Tony Rice’s Manzanita album was a life-changer for young bluegrass musicians when it hit in 1979, not unlike the J.D. Crowe & The New South record four years earlier. In many ways, those two projects set the tone for contemporary bluegrass for decades to come, presaging The Bluegrass Album Band and the many other groups that took up that banner of complex rhythms applied to traditional bluegrass music.
I well remember where I was the first time I heard Manzanita. The band I was with at the time was in Richmond, VA that weekend, and after our first night at a local club, we ventured downtown to check things out the next morning. After finding somewhere to eat, we discovered a small record store, and there it was… the new Tony Rice record. Of course we snapped it up and hurried back to where we were staying, and had it on the turntable in no time.
If you could have watched from a ceiling view, you would have seen five young pickers completely absorbed by the music coming from the speakers, studying every note with rapt attention, in a mixture of awe and disbelief. Here was the sound we all were after, being made by some of our heroes, some of them only a few years our seniors.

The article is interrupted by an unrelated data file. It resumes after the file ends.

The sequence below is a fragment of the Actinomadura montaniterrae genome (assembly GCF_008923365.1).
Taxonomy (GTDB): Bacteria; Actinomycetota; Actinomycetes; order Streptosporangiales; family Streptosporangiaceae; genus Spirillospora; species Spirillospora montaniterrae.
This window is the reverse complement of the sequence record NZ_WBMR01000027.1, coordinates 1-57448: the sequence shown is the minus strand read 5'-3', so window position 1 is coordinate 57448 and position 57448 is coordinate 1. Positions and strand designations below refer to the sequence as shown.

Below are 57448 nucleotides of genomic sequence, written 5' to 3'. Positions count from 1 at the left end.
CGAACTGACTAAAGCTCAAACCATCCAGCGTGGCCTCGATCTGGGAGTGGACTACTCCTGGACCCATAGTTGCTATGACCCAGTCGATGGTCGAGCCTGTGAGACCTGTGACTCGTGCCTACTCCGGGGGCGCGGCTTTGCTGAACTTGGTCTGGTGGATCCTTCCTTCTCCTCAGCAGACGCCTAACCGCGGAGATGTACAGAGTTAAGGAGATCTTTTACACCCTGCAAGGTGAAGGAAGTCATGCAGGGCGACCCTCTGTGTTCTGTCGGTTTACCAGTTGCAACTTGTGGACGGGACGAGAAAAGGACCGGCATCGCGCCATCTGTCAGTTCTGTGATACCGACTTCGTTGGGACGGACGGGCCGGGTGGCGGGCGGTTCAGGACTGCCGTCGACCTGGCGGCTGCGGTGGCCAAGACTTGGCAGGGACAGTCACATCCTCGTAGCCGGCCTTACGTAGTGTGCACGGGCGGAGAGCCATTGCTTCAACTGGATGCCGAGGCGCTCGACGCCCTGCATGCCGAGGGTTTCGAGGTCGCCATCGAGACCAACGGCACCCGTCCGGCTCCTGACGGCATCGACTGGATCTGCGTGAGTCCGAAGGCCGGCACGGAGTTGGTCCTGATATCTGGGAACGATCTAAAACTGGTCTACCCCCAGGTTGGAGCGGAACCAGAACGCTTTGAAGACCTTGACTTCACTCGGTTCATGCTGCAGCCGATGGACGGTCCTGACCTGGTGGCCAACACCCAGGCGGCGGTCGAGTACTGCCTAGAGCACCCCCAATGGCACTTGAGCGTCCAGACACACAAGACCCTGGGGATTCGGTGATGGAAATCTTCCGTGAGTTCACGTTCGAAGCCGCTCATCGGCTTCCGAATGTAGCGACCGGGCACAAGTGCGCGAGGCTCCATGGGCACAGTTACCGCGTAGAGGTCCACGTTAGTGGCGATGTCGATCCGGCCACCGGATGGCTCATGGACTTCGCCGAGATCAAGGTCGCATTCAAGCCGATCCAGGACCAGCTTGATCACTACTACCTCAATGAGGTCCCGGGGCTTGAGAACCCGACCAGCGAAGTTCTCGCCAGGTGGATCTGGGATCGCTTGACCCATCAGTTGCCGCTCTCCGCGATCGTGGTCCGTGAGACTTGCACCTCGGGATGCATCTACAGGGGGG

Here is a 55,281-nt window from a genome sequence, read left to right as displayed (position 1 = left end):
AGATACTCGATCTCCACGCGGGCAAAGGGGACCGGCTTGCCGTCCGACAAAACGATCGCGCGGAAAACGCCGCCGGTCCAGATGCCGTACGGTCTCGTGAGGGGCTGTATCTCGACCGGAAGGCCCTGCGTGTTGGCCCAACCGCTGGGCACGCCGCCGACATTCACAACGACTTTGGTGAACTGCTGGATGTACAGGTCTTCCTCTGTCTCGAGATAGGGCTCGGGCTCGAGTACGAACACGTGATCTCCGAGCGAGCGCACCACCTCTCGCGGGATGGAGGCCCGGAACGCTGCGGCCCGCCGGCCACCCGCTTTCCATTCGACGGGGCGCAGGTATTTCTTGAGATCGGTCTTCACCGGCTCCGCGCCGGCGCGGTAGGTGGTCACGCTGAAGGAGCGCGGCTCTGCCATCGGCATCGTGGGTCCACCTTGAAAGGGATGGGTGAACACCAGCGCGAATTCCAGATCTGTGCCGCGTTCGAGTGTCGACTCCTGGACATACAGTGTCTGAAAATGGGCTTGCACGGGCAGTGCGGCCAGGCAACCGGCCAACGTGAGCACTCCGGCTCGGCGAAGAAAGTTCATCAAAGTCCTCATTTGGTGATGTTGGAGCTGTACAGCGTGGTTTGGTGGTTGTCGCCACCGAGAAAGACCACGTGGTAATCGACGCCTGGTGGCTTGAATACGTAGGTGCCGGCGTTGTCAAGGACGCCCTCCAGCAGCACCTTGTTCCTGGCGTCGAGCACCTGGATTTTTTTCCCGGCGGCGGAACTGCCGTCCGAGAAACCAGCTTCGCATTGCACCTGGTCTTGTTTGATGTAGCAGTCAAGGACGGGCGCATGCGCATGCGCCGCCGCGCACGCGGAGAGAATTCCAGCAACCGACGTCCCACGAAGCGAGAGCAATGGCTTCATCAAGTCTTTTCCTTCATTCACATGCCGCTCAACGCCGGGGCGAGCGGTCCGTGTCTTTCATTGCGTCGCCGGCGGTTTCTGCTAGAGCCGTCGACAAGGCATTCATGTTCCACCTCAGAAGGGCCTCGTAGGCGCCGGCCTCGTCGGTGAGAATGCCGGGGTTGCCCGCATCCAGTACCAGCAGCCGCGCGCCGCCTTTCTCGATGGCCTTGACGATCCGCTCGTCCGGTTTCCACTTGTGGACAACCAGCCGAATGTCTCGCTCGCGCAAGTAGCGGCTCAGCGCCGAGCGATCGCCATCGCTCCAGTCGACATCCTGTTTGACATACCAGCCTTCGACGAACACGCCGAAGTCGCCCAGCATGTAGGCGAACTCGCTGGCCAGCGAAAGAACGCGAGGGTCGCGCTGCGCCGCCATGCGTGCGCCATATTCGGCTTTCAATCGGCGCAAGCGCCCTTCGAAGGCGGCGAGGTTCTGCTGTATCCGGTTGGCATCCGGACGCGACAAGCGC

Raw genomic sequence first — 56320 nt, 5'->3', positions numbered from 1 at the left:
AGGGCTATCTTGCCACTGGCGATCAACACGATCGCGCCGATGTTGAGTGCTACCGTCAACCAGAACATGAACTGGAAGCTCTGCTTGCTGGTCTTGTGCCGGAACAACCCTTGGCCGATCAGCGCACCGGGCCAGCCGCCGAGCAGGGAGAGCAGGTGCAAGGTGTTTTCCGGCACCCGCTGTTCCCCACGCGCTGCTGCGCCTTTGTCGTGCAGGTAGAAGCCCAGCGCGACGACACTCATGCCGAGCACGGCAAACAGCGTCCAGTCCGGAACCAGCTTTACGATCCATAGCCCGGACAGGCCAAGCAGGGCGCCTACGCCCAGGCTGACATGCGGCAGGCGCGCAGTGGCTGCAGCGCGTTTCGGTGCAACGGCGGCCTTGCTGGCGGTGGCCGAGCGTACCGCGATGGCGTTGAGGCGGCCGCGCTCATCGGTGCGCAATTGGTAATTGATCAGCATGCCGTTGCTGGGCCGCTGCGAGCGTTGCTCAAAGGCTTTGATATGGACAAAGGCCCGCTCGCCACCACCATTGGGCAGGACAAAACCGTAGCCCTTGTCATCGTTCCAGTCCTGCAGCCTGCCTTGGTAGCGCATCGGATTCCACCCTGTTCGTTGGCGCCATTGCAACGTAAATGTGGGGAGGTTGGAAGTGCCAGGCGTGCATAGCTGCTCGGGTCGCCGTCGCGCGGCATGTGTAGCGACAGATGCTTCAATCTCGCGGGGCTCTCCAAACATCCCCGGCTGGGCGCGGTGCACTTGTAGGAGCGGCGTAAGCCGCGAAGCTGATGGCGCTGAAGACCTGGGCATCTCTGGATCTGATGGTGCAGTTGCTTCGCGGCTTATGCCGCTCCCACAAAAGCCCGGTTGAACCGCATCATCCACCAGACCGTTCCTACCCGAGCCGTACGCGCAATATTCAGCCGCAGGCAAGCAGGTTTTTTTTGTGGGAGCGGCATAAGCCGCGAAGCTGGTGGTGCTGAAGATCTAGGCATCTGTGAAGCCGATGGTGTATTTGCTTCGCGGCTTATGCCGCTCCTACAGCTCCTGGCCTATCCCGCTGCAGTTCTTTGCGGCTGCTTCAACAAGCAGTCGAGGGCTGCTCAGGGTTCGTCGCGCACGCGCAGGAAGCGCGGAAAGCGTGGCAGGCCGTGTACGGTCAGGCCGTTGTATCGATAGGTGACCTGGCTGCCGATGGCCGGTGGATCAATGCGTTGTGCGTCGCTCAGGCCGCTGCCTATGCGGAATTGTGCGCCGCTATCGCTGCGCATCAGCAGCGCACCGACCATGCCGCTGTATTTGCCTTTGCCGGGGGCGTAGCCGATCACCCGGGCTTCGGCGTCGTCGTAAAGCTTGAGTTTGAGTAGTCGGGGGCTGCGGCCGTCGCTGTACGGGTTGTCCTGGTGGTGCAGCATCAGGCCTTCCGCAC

Of course that experience was to be repeated many times over the years, but anyone who remembers the first time you heard this particular record is likely to remember it well. And this is still true for those new to the scene, or reaching back to study such defining elements of today’s music.
One such is Tristan Scroggins, a young mandolin artist and teacher in Nashville who decided to use some of his unexpected free time this summer to learn and transcribe all of the mandolin solos from Manzanita. These include breaks by Sam Bush, Ricky Skaggs, and David Grisman on some truly classic cuts like Blue Railroad Train, Little Sadie, Blackberry Blossom, Old Train, and several others.
After learning them for himself, Tristan has compiled them into a digital e-book, which he is offering to other pickers through his Patreon account. Anyone who makes a $20 contribution through Patreon is entitled to download all the transcriptions. There is no obligation to become a recurring contributor or monthly supporter, though those who do receive access to all the other mandolin instructional videos on the site, as well as music shared only with Patreon subscribers.
Here is a brief video Scroggins made of him playing through the Sam Bush solo on Old Train.
Anyone studying the mandolin owes themselves the opportunity to learn this music and spend a few minutes in the mind of some of our great players. And if you aren’t already familiar with Manzanita, that is something you should remedy right away.
Hat’s off to Tristan Scroggins for making these solos available.